I have been preaching this numerous time, but let me do it once more.
There seems to be a very common misperception that in OAuth that the Resource Owner (the entity who gives permission for the resource access, aka “authorization”) and the client user at the resource access time is the same. It is plainly wrong.
In OAuth, there are two distinctive phases.
- phase 1: Permission Phase
- phase 2: Resource Access Phase
Permission Phase gets the access token to the (OAuth) client, while in Resource Access Phase, the client uses the access token to access the resource.
In “phase 1: Permission Phase”, typically, the Resource Owner delivers access token to the client directly (e.g., implicit flow) or indirectly (e.g., code flow). The Resource Owner will be both at the authorization endpoint and the client’s redirection endpoint.
In “phase 2: Resource Access Phase”, the client accesses the protected resource using the access token. Many people seem to think that this client as “Alice” the resource owner. This is not correct. It could be anybody who controls the client. If and only if the client is used exclusively by Alice the resource owner, then we can safely assume that the user of the client is Alice. This is generally not true, especially when the client is a web service.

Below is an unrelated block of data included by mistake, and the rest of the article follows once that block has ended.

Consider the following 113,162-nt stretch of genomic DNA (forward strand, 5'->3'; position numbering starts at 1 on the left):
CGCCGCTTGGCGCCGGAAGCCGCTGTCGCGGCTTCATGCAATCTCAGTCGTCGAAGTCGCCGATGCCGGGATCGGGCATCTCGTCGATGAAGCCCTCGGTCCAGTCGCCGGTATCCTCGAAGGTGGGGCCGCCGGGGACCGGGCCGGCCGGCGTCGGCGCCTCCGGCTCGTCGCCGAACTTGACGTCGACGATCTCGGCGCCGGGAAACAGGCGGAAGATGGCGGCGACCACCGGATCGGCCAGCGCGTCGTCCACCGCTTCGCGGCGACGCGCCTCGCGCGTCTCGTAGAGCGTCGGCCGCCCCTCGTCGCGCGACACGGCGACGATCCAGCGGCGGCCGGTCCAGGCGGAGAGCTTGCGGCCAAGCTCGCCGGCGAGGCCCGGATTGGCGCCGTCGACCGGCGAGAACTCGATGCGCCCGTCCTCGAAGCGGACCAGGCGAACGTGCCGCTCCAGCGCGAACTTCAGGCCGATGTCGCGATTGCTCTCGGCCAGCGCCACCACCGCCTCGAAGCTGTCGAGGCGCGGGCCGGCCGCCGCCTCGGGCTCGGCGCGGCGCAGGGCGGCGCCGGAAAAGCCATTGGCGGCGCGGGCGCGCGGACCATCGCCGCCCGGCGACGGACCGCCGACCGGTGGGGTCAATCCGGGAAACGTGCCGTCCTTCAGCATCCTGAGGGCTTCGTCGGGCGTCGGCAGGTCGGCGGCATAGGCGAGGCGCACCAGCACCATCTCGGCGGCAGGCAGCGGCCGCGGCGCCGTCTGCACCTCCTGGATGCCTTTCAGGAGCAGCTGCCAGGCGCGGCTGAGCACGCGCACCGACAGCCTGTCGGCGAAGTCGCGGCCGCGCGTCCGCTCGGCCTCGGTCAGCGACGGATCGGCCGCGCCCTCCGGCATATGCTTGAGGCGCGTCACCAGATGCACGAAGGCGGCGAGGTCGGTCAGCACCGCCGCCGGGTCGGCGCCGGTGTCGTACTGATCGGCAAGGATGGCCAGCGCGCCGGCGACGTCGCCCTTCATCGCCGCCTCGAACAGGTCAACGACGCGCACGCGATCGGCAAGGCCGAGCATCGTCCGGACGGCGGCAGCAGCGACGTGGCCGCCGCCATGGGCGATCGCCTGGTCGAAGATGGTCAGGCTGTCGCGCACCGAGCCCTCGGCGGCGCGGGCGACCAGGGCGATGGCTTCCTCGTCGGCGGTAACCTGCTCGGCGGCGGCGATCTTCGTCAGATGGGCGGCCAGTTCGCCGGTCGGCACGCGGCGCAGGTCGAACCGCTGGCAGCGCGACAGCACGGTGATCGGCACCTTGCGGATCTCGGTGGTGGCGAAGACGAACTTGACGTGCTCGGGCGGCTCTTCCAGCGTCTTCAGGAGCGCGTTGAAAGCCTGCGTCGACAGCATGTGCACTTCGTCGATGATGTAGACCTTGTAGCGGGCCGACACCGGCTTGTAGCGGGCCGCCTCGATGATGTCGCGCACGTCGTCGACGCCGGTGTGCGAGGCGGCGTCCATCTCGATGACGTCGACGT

It is better to think of OAuth as Alice to Bob information sharing, where Bob is the controller/user of the client at the Resource Access Phase. There can be cases that Alice == Bob, but that is an exception.
2 Replies to “[OAuth] Resource Owner != Client User”
Hi Nat, same problem occured in early days of the UMA spec. So we decided to call the Oauth Client (proxy) as the “Requester”. The human person operating the Client is called the “Requesting Party”. On the AS side, the human person setting the access policies on the AS is called “End-user”.